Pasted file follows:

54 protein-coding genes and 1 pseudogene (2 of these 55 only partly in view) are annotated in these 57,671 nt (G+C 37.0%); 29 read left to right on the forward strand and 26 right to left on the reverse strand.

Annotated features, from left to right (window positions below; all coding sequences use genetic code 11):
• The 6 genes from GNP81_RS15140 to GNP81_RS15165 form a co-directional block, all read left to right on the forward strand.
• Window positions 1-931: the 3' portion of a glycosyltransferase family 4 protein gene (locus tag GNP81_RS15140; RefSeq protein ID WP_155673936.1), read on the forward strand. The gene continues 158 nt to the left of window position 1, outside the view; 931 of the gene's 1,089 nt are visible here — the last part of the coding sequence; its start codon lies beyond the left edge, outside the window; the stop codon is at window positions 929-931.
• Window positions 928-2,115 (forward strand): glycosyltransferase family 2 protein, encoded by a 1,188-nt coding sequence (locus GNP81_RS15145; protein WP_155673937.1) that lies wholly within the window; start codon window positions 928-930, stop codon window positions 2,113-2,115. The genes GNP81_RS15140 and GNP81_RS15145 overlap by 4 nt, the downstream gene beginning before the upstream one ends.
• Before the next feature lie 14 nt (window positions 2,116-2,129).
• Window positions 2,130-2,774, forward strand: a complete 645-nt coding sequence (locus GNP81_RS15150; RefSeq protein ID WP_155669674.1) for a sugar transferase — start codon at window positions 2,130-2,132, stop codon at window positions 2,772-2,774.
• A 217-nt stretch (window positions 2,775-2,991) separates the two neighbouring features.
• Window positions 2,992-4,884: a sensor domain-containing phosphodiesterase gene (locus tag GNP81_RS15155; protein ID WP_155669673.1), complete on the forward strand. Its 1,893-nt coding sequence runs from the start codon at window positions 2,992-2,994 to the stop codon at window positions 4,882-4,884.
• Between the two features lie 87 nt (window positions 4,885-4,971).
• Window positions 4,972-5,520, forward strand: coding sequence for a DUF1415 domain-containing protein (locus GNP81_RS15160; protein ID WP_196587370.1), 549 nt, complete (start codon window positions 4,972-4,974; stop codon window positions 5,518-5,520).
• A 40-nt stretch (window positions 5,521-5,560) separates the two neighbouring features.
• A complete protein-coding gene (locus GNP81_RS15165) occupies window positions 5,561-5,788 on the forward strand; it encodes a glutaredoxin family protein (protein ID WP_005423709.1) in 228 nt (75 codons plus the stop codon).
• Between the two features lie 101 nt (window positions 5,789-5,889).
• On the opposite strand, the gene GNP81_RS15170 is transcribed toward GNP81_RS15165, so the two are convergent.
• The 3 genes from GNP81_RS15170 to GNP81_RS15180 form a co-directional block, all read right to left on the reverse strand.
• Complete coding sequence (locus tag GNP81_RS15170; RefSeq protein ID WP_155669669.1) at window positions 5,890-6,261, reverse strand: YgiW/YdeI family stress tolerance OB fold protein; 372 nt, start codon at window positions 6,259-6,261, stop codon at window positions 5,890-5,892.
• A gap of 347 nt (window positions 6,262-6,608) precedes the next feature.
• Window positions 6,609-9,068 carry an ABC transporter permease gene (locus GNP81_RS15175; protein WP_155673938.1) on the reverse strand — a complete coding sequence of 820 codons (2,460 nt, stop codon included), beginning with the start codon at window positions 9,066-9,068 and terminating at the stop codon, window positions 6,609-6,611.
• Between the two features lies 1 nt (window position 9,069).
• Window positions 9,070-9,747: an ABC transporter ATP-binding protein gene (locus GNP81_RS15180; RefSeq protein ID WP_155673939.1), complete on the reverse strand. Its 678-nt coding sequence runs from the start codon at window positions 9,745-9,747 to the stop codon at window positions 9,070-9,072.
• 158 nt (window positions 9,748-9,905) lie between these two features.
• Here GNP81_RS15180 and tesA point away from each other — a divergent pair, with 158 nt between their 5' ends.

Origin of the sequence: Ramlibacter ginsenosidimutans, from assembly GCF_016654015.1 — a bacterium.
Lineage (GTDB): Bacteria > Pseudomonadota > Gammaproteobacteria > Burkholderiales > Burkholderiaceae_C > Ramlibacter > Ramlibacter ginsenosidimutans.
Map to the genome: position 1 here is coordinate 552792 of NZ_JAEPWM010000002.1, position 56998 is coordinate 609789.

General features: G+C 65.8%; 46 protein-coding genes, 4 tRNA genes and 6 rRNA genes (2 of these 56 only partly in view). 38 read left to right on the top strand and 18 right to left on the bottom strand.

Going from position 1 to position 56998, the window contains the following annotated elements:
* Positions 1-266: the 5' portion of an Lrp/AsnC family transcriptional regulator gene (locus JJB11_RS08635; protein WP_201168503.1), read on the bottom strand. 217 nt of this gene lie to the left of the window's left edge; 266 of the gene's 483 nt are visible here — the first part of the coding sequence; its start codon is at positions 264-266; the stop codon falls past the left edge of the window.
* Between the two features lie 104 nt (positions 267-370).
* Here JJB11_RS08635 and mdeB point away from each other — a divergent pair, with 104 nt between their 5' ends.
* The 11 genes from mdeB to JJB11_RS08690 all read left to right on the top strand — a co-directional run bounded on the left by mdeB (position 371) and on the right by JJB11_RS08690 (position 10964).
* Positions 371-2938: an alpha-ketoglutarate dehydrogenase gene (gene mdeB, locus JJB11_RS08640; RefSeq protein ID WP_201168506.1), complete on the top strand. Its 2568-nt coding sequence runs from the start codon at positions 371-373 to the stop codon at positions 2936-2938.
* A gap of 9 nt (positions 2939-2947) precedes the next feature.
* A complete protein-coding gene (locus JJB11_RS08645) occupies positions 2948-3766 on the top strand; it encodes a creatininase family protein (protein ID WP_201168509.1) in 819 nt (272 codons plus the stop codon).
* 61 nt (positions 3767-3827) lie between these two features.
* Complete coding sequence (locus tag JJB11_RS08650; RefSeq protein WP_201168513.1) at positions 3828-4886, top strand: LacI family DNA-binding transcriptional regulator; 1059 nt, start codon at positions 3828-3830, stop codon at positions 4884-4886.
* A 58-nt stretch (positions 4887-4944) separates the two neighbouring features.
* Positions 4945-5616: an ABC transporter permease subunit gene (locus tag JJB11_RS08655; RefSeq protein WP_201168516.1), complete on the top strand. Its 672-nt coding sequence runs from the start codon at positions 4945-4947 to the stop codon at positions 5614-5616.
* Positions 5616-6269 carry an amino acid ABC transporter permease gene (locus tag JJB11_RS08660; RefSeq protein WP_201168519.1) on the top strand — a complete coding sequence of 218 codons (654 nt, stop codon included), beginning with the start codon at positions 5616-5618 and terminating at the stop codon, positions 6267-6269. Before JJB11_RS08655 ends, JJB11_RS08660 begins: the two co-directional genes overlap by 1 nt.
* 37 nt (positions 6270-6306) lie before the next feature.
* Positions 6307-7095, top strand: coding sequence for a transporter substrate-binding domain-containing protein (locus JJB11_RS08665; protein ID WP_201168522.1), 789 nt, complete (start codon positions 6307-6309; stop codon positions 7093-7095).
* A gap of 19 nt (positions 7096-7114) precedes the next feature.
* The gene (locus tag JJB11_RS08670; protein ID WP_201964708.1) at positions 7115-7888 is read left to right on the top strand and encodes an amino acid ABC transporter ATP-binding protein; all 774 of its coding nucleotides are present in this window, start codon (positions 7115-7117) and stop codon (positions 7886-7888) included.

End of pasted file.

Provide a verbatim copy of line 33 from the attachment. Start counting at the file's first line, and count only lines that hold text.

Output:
* Positions 371-2938: an alpha-ketoglutarate dehydrogenase gene (gene mdeB, locus JJB11_RS08640; RefSeq protein ID WP_201168506.1), complete on the top strand. Its 2568-nt coding sequence runs from the start codon at positions 371-373 to the stop codon at positions 2936-2938.